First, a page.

Happy 18th...

Discussion in 'Parent Emeritus' started by Catwitsend, Jun 7, 2017.

  1. Catwitsend

    Catwitsend New Member

    My son turned 18 last week. I'm coming to terms with the reality that the amazing child I brought into the world seems to have squandered the gifts he was born with and it's looking less and less likely he'll live a life to be proud of. From age 11 he started becoming difficult at school, lying, and by 14 he was in continual trouble, smoking weed regularly. Over the past 4 years he's stolen all my jewellery, defrauded my bank account, stolen cards, you name it. All for weed. Life with him has been pretty awful for the most part. His life was and is dedicated to partying. He trashed all boundaries I tried to set, continually too tired to go to school . Unsurprisingly he failed his exams. He's filthy in the home (whenever he's home as he stays out a lot) he's very abusive to me if I date say anything. He steals whenever he gets the opportunity a- less now because we are wise to his ways and keep everything as secure as possible. One glimmer of hope is he's hanging in at college, but he just can't be bothered to do his assignments , and it's such a shame as he's got a teacher who really believes in him and he's doing a great performing arts course. I know he's got debts with his friends too. Well that's a summary, thanks if you've read this far!! My worst fear is he's got kind of sociopathic tendencies, he's such a convincing liar. He's not mean or anything but he'll do anything to get money to fund his lifestyle. As a parent I keep desperately hoping he'll improve and sometimes he's sorry and says he's going to change but it never lasts. Counselling was good but he never continued with it. Has anyone else been in this situation? Am I being overly negative... is there still a chance of change?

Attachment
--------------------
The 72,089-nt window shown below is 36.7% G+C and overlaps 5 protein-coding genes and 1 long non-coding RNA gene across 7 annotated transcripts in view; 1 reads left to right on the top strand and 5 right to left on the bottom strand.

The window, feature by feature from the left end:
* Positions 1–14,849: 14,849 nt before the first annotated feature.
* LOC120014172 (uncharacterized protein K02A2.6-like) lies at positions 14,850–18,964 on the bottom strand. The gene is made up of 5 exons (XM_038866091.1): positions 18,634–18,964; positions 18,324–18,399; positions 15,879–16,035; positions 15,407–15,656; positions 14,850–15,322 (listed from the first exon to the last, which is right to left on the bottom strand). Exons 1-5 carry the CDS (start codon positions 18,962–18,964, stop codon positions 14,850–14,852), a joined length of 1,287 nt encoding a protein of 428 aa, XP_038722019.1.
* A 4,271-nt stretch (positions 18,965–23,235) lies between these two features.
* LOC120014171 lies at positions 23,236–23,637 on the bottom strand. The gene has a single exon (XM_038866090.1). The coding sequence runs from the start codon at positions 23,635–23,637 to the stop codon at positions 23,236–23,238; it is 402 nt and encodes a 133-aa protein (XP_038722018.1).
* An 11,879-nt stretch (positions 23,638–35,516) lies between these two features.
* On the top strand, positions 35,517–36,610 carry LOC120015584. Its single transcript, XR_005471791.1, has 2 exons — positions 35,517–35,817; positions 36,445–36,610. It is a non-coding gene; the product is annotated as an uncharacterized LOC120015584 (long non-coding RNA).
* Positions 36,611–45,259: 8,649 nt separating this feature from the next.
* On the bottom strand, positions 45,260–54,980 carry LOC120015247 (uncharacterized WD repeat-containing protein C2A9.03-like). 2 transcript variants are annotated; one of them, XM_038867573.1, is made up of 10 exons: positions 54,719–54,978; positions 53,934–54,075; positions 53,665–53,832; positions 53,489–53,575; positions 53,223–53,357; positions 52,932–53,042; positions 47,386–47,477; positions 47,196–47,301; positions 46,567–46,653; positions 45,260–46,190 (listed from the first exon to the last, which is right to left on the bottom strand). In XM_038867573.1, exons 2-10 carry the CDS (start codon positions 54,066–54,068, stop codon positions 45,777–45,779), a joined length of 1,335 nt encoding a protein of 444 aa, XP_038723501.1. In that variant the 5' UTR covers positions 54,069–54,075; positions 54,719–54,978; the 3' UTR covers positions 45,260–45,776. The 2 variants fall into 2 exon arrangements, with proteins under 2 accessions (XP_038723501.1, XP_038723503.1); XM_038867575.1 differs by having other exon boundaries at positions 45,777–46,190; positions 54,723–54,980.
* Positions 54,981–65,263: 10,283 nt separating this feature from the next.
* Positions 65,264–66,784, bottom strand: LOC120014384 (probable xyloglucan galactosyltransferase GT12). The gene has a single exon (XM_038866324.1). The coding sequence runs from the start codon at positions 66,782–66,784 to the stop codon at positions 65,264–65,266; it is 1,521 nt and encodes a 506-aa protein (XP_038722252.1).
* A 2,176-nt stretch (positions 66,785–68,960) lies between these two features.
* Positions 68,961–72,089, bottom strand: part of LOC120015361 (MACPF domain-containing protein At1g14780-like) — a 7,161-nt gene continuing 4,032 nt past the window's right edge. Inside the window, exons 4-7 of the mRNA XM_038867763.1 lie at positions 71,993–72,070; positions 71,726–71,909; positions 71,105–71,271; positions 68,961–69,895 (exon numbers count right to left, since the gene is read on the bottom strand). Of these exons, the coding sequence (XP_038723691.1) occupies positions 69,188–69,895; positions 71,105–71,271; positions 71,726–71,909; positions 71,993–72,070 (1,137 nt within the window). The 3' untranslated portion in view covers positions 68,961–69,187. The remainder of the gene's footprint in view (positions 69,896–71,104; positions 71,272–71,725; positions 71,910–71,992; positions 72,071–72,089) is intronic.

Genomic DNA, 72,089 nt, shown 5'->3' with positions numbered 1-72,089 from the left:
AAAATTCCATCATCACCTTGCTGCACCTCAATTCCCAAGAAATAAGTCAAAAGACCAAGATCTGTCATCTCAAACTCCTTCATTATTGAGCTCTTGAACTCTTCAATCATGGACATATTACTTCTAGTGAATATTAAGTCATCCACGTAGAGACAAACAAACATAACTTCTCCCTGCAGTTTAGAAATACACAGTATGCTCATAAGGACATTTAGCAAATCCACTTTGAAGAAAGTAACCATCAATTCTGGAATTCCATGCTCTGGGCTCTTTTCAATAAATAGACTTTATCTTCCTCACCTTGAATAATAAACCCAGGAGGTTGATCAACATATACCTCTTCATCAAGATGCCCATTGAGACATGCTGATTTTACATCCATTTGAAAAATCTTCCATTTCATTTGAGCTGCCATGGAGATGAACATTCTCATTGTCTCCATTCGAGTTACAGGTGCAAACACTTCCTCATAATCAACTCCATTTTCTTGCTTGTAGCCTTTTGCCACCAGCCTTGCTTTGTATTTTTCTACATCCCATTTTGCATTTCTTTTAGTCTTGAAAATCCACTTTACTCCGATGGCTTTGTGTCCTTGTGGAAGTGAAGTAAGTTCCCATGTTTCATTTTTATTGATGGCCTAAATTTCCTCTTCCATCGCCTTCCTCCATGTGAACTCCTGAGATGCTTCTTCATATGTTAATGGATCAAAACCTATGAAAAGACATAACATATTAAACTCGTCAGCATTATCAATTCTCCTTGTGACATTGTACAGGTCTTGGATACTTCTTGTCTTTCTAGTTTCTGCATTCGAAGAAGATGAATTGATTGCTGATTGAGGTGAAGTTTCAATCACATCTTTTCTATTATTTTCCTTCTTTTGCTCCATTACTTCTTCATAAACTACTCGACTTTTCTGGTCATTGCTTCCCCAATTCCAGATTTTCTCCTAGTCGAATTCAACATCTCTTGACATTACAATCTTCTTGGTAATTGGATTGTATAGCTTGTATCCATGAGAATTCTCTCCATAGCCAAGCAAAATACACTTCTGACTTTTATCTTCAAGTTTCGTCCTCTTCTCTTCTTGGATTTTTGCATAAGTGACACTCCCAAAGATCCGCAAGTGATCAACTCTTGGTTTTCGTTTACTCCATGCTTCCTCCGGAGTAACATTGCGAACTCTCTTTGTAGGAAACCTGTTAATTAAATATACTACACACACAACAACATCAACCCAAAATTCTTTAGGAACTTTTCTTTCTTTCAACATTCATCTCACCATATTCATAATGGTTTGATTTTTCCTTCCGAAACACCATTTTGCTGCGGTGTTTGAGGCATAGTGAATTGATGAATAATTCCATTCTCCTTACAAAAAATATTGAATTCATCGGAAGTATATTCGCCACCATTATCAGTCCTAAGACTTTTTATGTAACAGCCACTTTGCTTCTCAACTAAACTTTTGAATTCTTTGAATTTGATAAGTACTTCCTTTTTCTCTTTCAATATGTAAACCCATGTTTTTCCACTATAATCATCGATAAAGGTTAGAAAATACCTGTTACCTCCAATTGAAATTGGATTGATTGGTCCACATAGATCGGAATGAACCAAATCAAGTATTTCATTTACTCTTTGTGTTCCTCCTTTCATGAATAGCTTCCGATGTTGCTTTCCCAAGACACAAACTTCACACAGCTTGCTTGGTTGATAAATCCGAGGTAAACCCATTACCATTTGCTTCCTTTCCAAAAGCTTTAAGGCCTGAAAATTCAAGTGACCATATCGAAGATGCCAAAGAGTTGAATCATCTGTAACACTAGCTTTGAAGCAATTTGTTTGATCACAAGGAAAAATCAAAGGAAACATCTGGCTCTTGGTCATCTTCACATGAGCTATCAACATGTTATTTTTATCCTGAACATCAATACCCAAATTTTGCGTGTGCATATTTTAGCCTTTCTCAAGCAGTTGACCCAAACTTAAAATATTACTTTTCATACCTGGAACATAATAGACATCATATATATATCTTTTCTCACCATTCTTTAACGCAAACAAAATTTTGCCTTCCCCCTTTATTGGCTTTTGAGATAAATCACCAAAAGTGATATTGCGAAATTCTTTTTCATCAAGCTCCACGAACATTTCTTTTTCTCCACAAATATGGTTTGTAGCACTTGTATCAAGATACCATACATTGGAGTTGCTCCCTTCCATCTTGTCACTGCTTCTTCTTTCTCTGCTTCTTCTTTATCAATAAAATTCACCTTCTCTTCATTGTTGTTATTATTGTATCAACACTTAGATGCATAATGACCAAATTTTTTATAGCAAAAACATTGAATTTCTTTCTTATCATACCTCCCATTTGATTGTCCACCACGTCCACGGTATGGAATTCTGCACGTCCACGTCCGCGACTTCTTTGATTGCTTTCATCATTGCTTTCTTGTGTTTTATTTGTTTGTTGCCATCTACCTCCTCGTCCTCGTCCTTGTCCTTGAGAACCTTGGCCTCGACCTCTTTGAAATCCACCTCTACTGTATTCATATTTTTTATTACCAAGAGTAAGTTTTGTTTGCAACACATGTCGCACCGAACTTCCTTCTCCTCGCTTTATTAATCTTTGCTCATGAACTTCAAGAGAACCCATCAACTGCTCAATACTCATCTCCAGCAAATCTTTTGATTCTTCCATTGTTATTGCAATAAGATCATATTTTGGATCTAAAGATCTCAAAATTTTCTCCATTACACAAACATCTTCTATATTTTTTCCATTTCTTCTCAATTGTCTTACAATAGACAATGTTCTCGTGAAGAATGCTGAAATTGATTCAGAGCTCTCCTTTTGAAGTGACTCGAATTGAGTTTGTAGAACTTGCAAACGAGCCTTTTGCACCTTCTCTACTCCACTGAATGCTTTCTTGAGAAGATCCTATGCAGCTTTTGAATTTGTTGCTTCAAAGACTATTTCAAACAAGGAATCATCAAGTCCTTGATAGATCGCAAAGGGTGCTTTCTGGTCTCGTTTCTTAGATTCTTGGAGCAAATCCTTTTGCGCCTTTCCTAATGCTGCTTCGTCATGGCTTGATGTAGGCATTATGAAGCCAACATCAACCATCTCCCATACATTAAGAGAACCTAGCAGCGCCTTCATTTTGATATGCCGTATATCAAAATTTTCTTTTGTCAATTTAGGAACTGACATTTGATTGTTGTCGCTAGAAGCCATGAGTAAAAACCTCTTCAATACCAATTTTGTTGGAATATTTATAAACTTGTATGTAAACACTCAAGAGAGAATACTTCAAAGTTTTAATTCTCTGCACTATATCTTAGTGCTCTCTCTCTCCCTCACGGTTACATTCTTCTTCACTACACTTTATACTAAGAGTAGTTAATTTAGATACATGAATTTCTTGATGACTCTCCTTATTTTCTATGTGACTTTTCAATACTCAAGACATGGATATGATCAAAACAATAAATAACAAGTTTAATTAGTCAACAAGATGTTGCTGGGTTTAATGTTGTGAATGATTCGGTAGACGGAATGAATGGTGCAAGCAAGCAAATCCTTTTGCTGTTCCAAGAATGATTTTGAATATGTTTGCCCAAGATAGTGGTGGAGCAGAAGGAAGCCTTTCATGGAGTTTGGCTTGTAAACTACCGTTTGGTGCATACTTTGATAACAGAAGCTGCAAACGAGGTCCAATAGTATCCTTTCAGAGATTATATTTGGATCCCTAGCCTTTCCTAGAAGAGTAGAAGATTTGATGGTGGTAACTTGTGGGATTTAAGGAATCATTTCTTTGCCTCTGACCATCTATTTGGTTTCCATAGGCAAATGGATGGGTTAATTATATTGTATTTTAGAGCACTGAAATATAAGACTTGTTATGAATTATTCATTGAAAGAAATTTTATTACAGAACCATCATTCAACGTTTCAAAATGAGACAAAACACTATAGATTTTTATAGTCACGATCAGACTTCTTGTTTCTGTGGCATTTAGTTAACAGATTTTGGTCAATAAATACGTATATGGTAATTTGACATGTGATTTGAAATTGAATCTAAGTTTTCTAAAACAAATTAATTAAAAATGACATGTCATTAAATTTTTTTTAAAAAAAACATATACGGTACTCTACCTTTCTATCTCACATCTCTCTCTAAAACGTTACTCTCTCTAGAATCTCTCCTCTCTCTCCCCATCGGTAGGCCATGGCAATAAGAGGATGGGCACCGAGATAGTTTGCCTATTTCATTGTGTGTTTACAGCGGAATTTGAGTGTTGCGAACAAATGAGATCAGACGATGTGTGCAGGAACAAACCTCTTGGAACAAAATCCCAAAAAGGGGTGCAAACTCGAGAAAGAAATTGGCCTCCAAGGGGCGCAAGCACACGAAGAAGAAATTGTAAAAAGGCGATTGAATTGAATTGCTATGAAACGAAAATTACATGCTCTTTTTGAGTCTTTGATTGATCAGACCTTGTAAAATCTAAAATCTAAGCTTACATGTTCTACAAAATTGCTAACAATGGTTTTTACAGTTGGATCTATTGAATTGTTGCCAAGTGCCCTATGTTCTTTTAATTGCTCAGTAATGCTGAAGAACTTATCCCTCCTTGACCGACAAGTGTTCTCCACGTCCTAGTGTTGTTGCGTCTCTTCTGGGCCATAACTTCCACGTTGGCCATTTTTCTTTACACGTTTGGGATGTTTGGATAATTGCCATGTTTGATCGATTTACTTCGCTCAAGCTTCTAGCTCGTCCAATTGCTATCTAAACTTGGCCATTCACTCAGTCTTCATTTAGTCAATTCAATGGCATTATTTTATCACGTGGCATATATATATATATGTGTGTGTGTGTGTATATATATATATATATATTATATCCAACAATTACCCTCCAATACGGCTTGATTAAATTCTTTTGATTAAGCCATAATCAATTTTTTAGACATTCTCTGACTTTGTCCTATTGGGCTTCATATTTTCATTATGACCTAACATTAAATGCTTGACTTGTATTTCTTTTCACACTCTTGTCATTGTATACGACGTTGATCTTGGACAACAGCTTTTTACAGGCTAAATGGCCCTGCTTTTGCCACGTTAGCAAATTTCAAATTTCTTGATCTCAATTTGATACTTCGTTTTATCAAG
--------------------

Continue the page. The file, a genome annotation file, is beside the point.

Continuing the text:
2. ForeverSpring

    ForeverSpring Well-Known Member

    No. I think you are actually being positive and that it could be more than weed with all the stealing.

    It is not realistic to expect kids on drugs to do college and be ambitious. Even just weed can zap energy and motivation.

    Yes, he can quit. My daughter quit meth, cocaine, pills etc. Even cigarettes. But that was after she was told to leave our home and wanted to quit. Her entire life changed afterward. She went back to school on her own dime but she was sober.

    Your son is more likely to change if YOU change and get tough on him and stop giving him money and hold him accountable for if he steals...in other words press charges. Maybe make him get out or go to rehab. At this point in time, rehab is a better investment than college.

    Unless he was always this way, Son is more likely a typical drug addict than sociopath. Drug addicts act like sociopaths.

    I am very sorry you have to go through this. Perhaps therapy can help you stand strong against your sons horrible choices and abuse of you. What is going on now will not entice him to quit. Whatever he is doing. We rarely know everything. We had no idea the assortment of drugs Daughter used until she quit and told us.

    Take care of yourself. That is very important. You matter too.
    Last edited: Jun 7, 2017
  3. DoneDad

    DoneDad Active Member

    The bright side is that at 18 you can kick him out.
  4. Lost in sadness

    Lost in sadness Active Member

    I am sorry you are going through this. I feel your pain! It could be my story, so similar. I have found great comfort in this forum and there are so many wise people. Keep coming, keep posting and take the strength you get from it to help you through. I think this is going to be a bumpy ride! Hugs xx
  5. Catwitsend

    Catwitsend New Member

    Hi everyone, thank you so much for your replies! It's a lifeline. Somewhereouthere, I'm touched that you responded so thoughtfully and agree with all of your points. And gave me a glimmer of hope too. I'm glad things worked out for you. I'm in the uk, our "weed" here is something quite different from what was around in my times... grown hydroponically and so much stronger. I believe due to its potency it should be classed as a higher risk drug.,Done Dad, short & succint - I hear you! It's hanging in the balance and I've been in touch with the young persons homeless support in the community.What I don't want is kicking him out to provide an excuse to drop out of college, So I'm thinking carefully, and trying not to act In the moment. Finally, Lostinsadness, thanks for your words and your support much appreciated. Best wishes to you all...